A little purple martin insight
Purple Martins, also known as the North American Swallow, are magnificent because of their color, and their unique call and chaotic song. Purple martins are the largest swallows found in North America.
With their gray heads, slightly hooked bills, tails that are short and forked and tapered, long wings, broad chests and sometimes flanked in white lower belly region, purple martins are easily identified. However, it is mainly a purple martins’ magnificent sheen and shades of purple, blue and black that make them standout among other birds. Adult purple martin males have the darker purple colors with brown and black wings and tail unlike purple martin females.
In addition, purple martin males sing with throaty chirps and creaky rattles that are very boisterous in hopes of attracting a mate to their nest. When trying to woo female purple martins, male purple martins’ croak chaotic songs of love that can last up to 4 seconds in length. Typically, as with most purple martins, purple martins in Austin sing is loudest at dawn, which purple martin males sing just before the sun comes up.
The perfect purple martin habitat
Purple martins are usually found in the mid-west, parts of the northeast, and very small spots of the west coast. In eastern North America, purple martins are known to nest along forest edges and rivers as this was an ideal environment that had dead snags containing woodpecker holes allowing purple martins to call home.
Purple martins also heavily depend on humans to provide housing via natural gourds or man-made gourds as well as crevices in cliffs and buildings. In addition to nesting in special birdhouses for purple martins, purple martins also nest in holes in cacti, nest made of twigs, plant stems, mud and grass.
Austin Purple Martins Info
View Larger Map
6001 Airport Blvd, Austin, TX 78752
Each summer night, from 6PM to 9PM throughout July and August.
Admission & Parking:
FREE – First Come, First Serve Non-Paid / Paid
Things to bring:
Cameras, Binoculars, Video Cameras, Blanks, Picnic Basket, Hats, Bug Spray
Things to wear:
Any and everything bird friendly and bird safe!
Austin purple martins are known to roost and breed behind highland malls and throughout a few local Austin backyards fill with purple martin birdhouses.
When do purple martins migrate and breed?
From late September until mid January, purple martins migrate to South America where is it warm. Purple martins can be spotted throughout the migration path as they breed. If you’re an avid a bird watcher or purple martin fan and would like to tabs on purple martins throughout the year, check the purple martin migration and breeding charts. The purple martin migration and breeding charts will help you identify where and when purple martins can be found and whether or not they are even in your neck of the woods.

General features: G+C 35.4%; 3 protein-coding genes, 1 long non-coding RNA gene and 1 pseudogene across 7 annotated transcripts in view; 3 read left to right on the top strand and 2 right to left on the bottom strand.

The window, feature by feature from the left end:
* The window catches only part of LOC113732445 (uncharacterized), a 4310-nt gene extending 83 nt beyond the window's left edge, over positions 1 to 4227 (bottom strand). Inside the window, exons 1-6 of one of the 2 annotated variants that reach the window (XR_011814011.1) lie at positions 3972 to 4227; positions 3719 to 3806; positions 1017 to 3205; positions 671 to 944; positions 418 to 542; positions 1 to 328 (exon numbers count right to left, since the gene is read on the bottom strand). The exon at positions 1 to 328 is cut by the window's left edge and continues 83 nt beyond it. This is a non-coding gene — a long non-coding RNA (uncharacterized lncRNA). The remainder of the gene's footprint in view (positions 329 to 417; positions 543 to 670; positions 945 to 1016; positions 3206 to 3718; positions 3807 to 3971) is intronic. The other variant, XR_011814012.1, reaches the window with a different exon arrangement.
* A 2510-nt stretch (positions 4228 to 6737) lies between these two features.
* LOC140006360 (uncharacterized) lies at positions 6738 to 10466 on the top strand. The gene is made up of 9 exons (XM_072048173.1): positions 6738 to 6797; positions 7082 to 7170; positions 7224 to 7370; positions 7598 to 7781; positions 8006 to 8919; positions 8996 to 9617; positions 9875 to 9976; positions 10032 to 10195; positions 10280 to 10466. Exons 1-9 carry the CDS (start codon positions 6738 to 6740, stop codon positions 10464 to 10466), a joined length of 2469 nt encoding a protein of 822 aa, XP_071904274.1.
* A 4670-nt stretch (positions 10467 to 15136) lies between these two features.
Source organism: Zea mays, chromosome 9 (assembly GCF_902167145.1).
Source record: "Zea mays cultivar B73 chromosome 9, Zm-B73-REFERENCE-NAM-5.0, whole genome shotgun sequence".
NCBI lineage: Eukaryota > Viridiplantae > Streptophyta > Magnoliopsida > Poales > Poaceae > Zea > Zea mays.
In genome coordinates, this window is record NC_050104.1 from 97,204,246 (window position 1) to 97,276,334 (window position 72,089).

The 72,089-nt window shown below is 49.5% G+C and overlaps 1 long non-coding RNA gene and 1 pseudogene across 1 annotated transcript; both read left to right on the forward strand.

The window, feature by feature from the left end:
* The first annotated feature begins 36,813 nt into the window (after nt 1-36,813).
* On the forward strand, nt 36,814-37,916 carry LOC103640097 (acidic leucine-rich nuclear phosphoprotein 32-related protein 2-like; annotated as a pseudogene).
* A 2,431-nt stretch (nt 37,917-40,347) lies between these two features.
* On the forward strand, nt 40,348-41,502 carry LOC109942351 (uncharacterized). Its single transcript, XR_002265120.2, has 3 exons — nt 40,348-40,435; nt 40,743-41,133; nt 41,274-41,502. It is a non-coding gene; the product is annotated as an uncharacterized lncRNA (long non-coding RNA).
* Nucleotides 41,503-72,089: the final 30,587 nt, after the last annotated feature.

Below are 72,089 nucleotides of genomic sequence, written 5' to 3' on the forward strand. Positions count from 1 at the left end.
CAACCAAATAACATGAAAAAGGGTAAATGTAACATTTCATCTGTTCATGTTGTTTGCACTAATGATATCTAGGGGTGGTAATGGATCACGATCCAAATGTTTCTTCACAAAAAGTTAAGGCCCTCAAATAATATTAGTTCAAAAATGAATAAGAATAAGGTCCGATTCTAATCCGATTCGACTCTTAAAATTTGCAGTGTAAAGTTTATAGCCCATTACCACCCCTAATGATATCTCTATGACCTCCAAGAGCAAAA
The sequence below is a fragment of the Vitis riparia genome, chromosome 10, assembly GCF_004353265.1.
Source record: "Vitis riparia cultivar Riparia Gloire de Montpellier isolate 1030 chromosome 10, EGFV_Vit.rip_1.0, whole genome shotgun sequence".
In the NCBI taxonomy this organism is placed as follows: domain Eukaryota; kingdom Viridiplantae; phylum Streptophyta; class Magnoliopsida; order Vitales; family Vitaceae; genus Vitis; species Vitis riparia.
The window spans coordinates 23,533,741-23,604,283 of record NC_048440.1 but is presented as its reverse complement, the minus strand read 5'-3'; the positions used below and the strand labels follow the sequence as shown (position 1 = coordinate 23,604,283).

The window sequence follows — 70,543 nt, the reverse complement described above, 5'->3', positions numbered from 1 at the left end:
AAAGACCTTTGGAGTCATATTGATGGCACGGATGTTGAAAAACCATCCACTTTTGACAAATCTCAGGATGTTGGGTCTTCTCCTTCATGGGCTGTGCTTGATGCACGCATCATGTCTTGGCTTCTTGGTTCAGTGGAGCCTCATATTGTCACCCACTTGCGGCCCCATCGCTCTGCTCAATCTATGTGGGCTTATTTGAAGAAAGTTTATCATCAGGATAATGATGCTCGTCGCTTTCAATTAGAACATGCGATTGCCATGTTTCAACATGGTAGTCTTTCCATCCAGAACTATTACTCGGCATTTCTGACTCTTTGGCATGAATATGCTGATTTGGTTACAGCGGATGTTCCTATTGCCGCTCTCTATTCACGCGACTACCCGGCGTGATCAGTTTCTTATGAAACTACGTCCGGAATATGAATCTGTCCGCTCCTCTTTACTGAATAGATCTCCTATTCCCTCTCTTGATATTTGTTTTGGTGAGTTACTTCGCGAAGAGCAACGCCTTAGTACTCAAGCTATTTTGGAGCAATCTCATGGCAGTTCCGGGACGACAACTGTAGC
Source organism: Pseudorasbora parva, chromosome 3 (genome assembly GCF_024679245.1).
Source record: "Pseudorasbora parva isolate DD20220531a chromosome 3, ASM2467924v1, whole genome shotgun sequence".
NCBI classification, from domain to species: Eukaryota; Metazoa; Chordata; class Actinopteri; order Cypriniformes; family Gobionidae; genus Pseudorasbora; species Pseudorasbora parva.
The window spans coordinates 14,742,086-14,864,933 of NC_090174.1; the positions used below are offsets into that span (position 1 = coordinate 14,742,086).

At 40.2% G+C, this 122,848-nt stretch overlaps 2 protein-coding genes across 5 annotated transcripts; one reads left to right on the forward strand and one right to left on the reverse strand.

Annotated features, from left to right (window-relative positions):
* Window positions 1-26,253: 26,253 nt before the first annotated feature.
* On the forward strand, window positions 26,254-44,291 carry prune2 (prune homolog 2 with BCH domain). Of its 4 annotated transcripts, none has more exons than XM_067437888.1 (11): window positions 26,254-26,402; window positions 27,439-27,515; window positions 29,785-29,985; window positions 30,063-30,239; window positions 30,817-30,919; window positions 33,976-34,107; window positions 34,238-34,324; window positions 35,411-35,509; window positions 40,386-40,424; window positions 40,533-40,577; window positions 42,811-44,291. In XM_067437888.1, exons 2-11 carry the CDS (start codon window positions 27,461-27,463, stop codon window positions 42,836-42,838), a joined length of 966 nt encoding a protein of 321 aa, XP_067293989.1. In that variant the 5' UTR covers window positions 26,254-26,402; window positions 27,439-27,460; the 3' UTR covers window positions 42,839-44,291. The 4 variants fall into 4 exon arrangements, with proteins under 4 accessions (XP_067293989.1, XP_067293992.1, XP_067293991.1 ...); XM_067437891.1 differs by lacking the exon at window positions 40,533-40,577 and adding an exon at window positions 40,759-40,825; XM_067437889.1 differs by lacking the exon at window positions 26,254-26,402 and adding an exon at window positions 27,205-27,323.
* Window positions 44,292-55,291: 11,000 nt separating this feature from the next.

What do purple martins eat?
Purple martins are avid flyers of the sky, flying rapidly by flapping and gliding. As purple martins fly and glide through the air, they are acute hunters in search of food. Purple martins feed and roost in large flocks and prey on large aerial insects such as mosquitoes, dragonflies, leaf hoppers, grasshoppers, beetles, and butterflies to name a few. Sometimes you will see a different species of swallows intermingle with purple martins — purple martins will search for their food higher in the air than the other swallows.
The biggest enemies to purple martins…
The Purple Martin is certainly a unique bird all the way around. Purple martins make for great entertainment with the awesome purple coloring and interesting and spectacular aerial show. However, even though purple martins are a common bird, their species has been on the decline since the 1980’s.
Since the purple martin species has been rapidly declining throughout North America, human intervention by way of protective housing has been needed to help increase the purple martin roosts. Purple martins in Austin have definitely taken a liking to their man-made gourds and specialty birdhouses. This protective housing, usually a gourd of some sort, helps protect purple martins from often brutal and aggressive attacks and hostile takeovers by European Starlings, House Sparrows, and Finches. Purple martins and their nestlings are often overrun and killed by these different species of birds.
So to help preserve the magnificent purple martins in Austin, Texas, do your part and help these lovely colored birds keep their spectacular aerial show in the Austin sky by investing in specialty birdhouses for purple martins.